SBA Seminar Tells How to Get a Small-Business Loan

YOUNGSTOWN, Ohio – The U.S. Small Business Administration is not a lender, but its programs offer commercial lenders added assurance that borrowers will repay their loans.

SBA’s loan programs were the topic of a seminar Tuesday hosted by the Ohio Small Business Development Center at Youngstown State University.

The SBA doesn’t extend credit. Rather it guarantees up to 75% or 85% of the financing that commercial banks and other private-sector lenders extend to small enterprises, said Thomas Sangrik, economic development/lender relations specialist in the SBA’s Cleveland district office.

Programs the SBA offers are its 7A loans, which guarantee up to 85% of loans of less than $150,000 and up to 75% on loans greater than $150,000 but less than two million. For loans up to $150,000, there is no SBA guaranty fee – a savings of 2% — through September, unless the program is extended.

Other programs are the SBAExpress, for loans under $350,000, the Veterans Advantage program and the 504 program for long-term financing of major fixed assets such as commercial real estate.

“We’re basically a cash-flow lender,” Sangrik said. Collateral coverage is usually viewed as secondary criteria when considering an application. SBA loans can offer extended repayment terms, lower down payments and more flexible repayment terms.

“People are not sent to SBA because they have bad credit. That’s a myth. If you have bad credit, you’re not going to qualify for an SBA loan either,” said Daniel Segool, assistant vice president and business banking community lender at Chemical Bank. “SBA is there to help in situations where maybe conventionally a bank is not able to lend, but with some assistance from the SBA we can.”

Permitted uses of loan funds include expansion and renovations; construction of new buildings; purchase of land or buildings, machinery and equipment, furniture and fixtures, or leasehold improvements; working capital; and inventory.

“Interest rates are basically market rate. They’ve gone up a little bit but are still historically low,” Sangrik said.

Over the years, SBA has helps several names that have become familiar: Outback Steakhouse, Intel, FedEx, Costco, Compaq and Staples.

As an SBA certified lender, Chemical Bank can originate an SBA loan in house. “SBA has come into the bank, has reviewed our procedures and given us guidelines, and they will allow us to issue an approval on an SBA loan in house,” Segool said. “It saves a lot of time.”

In some cases, a loan can be turned around in a couple of weeks, he said. In fact, in deals involving real estate, factors that extend the time needed for approval are usually out of the bank’s control, such as title work, appraisals and environmental assessments. “The credit process at the bank and the approval process through SBA typically is the shorter of those two things,” Segool said.

Cash flow, or capacity as some call it, is among the five C’s that banks consider when evaluating an application for credit. The “most important thing in lending,” Segool said, is determining whether the business can generate sufficient cash flow to repay the funding sought.

“We want to make sure that is in a comfortable range,” the banker said. “We’re not just talking about the bank being comfortable. We’re talking about you being comfortable, too. The bank doesn’t do you any favors if we put you in a loan that you’re going to struggle to repay.” For every dollar of debt expense, a bank would like the business to have $1.25 in after-expense cash flow, he said.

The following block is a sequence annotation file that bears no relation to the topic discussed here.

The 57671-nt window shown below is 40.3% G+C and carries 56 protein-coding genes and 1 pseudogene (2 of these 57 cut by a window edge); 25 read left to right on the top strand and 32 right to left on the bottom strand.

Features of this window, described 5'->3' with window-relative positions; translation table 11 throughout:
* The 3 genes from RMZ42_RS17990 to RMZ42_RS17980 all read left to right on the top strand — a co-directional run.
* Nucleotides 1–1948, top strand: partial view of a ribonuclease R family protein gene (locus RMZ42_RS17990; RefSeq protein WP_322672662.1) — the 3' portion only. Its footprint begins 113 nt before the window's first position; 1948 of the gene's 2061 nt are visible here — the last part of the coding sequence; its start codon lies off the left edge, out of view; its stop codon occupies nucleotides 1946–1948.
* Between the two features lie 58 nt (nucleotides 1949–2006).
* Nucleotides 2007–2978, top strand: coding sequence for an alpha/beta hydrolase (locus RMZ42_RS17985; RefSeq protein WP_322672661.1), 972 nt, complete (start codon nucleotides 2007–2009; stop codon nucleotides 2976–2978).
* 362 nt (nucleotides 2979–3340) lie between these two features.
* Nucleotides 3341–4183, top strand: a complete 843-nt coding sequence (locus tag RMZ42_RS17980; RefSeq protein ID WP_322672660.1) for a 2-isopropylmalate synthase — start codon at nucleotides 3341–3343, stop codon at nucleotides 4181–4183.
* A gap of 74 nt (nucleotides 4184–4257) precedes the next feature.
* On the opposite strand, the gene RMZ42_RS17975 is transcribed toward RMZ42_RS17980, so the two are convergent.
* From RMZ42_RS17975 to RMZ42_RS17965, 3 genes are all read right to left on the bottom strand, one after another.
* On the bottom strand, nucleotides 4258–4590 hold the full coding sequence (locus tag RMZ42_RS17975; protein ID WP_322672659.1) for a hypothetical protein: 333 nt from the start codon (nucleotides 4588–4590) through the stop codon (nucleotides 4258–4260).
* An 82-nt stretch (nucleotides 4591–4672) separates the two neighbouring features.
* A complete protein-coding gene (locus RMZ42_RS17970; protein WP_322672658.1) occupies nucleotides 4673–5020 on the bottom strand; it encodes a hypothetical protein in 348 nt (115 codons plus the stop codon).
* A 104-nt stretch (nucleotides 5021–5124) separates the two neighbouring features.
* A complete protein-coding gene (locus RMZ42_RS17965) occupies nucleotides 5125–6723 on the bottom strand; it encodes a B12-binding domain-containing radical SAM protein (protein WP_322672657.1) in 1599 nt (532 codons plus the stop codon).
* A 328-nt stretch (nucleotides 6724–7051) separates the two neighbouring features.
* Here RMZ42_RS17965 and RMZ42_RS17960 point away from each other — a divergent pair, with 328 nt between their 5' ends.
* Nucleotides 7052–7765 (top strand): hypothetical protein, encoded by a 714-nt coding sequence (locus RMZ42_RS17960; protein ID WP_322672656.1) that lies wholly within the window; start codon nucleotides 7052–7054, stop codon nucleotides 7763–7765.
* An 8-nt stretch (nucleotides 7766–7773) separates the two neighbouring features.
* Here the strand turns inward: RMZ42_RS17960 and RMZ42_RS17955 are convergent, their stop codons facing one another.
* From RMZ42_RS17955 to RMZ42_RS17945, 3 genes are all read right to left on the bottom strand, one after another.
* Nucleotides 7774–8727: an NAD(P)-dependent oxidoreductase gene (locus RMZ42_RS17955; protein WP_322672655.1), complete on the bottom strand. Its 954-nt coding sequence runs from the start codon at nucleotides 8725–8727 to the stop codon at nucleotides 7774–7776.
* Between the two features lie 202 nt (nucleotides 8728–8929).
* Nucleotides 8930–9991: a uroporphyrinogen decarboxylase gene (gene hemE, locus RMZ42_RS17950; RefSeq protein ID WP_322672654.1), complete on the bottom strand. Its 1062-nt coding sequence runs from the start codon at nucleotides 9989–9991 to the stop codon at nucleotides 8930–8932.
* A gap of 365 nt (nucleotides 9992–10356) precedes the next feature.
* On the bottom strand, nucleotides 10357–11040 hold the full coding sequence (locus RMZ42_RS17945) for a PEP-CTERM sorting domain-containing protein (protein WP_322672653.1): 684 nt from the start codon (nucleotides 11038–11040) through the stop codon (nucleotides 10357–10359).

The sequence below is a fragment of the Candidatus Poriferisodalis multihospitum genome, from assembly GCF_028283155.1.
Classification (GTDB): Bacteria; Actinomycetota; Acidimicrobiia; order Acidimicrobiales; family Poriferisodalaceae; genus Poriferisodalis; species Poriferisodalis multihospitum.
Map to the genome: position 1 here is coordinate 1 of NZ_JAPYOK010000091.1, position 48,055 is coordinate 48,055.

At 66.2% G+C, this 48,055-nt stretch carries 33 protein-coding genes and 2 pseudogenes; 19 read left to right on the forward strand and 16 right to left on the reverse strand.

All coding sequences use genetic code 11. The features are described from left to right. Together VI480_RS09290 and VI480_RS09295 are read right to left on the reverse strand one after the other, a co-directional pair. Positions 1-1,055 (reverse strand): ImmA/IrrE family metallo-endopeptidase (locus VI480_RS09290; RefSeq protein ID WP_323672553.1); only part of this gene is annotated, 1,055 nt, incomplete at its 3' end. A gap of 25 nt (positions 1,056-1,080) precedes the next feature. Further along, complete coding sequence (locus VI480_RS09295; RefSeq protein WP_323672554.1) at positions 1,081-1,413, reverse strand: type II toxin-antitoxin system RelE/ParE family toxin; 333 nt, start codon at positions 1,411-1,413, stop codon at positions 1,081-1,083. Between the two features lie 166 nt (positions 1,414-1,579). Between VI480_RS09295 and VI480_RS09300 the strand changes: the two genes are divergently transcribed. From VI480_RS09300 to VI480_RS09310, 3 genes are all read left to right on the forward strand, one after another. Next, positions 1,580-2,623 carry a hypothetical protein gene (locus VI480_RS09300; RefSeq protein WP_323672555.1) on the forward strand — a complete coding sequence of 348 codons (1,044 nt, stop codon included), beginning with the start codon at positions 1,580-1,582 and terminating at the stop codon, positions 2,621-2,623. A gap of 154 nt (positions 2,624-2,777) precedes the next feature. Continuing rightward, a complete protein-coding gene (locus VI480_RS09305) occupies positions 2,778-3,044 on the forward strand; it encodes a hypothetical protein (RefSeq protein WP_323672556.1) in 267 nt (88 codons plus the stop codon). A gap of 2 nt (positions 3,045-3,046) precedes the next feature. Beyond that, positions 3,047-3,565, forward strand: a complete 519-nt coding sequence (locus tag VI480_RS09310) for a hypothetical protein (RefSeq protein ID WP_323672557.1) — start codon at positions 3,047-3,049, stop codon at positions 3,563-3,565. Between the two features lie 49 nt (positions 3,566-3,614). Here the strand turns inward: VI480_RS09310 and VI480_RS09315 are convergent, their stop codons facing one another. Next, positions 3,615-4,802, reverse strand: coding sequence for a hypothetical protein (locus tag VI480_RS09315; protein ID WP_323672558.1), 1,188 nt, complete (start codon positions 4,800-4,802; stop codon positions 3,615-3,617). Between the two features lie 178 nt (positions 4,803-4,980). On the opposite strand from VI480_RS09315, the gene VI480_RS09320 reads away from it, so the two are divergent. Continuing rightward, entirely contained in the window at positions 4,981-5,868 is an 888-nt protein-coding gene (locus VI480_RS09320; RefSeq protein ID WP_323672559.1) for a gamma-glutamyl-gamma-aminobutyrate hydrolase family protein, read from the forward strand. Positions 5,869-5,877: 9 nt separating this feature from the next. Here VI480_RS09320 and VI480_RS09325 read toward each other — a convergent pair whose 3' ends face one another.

Another C is character, determined by how promptly a borrower has repaid his other debts. Whether an individual pays business or personal debts in full and on time typically is “a pretty good predictor that in the future you’re going to do that as well.”

Banks also look at conditions of the industry the borrower is in, whether the business has enough capital to successfully operate and is properly collateralized, he said.

Another factor a bank looks at is its own portfolios, Segool added. Should a bank portfolio be weighted too heavily in one sector, it could balk at adding another customer in that industry, where another lender with less exposure might be more willing to consider that customer.

Patricia Veisz, director of the Ohio SBDC at YSU, pointed those who attended the seminar to the resources both within the university and at its partners, one of which is the recently formed Mahoning Valley Is for Entrepreneurs collaborative.

Other resources include the Youngstown chapter of Score, the Mahoning Valley Procurement Technical Assistance Center (which helps local companies find business opportunities with the U.S. government), and the Business and Investment Center (BIC) at the Public Library of Youngstown & Mahoning County.

SBDC also has a computer-modeling program that can help new and existing businesses assess potential financial conditions by changing different variables before they approach a bank for a loan.

“You don’t have to go through this alone,” Veisz said.

Existing business owners and entrepreneurs said they were satisfied with what they heard.

Joe Cusack, owner of Bella Maria’s Boutique in Boardman, was among the 15 business owners and entrepreneurs who attended. The shop, which specializes in women’s accessories, has been open four years. He was interested in learning about SBA loan opportunities.

“We have the holiday season coming up. We need more working capital,” he said.

Brian Emerson of Warren is starting Fantasy Sports Draft Services. “I really liked the resources that they informed me about, especially the BIC,” he said. He also appreciated learning about the SBA program intended to help veterans because he served in the military.

Pictured at top: Daniel Segool from Chemical Bank explains the loan application process at Tuesday’s SBA seminar.

Copyright 2024 The Business Journal, Youngstown, Ohio.